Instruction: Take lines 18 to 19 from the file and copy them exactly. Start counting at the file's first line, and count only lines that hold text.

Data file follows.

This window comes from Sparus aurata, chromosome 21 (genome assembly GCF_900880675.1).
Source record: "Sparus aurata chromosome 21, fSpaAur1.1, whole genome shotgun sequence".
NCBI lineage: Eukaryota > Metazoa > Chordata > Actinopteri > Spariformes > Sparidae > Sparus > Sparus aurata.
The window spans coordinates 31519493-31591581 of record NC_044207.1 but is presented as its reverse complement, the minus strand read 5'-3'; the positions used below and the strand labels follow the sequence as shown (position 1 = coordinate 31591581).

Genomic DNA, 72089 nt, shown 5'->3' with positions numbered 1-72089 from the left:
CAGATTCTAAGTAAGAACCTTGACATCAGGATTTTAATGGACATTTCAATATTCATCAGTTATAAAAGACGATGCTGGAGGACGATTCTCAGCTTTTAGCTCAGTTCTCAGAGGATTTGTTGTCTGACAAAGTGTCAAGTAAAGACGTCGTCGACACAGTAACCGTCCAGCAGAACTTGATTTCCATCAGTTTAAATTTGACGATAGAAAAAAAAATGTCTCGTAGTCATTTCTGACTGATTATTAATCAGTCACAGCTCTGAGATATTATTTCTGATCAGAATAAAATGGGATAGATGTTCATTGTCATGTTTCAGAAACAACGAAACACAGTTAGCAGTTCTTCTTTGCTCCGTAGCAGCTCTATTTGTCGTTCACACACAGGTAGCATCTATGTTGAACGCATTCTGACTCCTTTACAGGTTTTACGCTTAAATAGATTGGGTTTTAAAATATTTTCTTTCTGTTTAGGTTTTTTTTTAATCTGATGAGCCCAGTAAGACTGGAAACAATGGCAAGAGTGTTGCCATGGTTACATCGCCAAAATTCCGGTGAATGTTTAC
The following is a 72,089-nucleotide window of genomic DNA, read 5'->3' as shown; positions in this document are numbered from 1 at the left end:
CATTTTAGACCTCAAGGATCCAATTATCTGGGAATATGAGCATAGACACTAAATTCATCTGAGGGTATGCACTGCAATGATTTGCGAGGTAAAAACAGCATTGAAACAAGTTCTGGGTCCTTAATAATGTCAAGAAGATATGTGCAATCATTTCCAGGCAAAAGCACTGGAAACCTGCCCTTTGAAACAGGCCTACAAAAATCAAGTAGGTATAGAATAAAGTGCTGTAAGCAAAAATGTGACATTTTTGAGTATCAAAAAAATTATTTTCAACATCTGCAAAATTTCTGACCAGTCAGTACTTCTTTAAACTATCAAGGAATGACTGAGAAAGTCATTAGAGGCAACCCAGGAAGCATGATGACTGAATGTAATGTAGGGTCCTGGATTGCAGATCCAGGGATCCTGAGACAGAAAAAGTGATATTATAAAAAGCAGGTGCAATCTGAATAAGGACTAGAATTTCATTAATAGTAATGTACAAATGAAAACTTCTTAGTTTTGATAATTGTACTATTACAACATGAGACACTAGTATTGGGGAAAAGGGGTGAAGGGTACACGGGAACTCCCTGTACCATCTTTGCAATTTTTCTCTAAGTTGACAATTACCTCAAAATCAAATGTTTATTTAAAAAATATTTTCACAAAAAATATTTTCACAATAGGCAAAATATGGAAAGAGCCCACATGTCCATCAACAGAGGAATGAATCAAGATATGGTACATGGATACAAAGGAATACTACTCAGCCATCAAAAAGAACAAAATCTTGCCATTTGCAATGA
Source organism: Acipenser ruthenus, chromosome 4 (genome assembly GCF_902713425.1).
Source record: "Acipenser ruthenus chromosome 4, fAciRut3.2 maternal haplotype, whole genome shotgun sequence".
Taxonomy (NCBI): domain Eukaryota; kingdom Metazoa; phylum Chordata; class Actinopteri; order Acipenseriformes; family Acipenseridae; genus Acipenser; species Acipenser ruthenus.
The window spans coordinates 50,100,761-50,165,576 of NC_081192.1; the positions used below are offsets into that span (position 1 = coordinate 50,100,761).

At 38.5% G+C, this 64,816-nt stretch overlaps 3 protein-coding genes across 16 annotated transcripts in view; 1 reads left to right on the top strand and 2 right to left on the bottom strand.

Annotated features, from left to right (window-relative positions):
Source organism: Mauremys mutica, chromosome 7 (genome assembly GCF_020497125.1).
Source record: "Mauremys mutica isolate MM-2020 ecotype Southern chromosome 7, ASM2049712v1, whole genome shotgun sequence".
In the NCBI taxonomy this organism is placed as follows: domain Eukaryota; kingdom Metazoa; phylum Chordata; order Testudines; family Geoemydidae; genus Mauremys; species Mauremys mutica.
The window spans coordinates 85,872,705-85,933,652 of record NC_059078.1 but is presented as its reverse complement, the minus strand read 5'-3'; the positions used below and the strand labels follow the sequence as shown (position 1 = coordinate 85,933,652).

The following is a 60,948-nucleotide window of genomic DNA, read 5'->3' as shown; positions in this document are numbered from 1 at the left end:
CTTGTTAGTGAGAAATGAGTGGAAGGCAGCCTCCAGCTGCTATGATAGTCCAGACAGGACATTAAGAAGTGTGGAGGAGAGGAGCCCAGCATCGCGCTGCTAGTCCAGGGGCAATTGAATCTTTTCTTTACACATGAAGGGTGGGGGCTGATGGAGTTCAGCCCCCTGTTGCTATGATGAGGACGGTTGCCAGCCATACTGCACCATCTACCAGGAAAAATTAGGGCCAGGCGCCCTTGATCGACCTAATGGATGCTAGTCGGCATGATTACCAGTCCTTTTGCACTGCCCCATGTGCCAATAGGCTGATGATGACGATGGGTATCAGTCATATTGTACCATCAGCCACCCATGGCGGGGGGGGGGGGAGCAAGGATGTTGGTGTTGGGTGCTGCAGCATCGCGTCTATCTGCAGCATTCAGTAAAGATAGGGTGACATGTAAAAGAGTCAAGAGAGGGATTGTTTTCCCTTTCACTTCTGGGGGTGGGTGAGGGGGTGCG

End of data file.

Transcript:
The window spans coordinates 85,872,705-85,933,652 of record NC_059078.1 but is presented as its reverse complement, the minus strand read 5'-3'; the positions used below and the strand labels follow the sequence as shown (position 1 = coordinate 85,933,652).

The following is a 60,948-nucleotide window of genomic DNA, read 5'->3' as shown; positions in this document are numbered from 1 at the left end: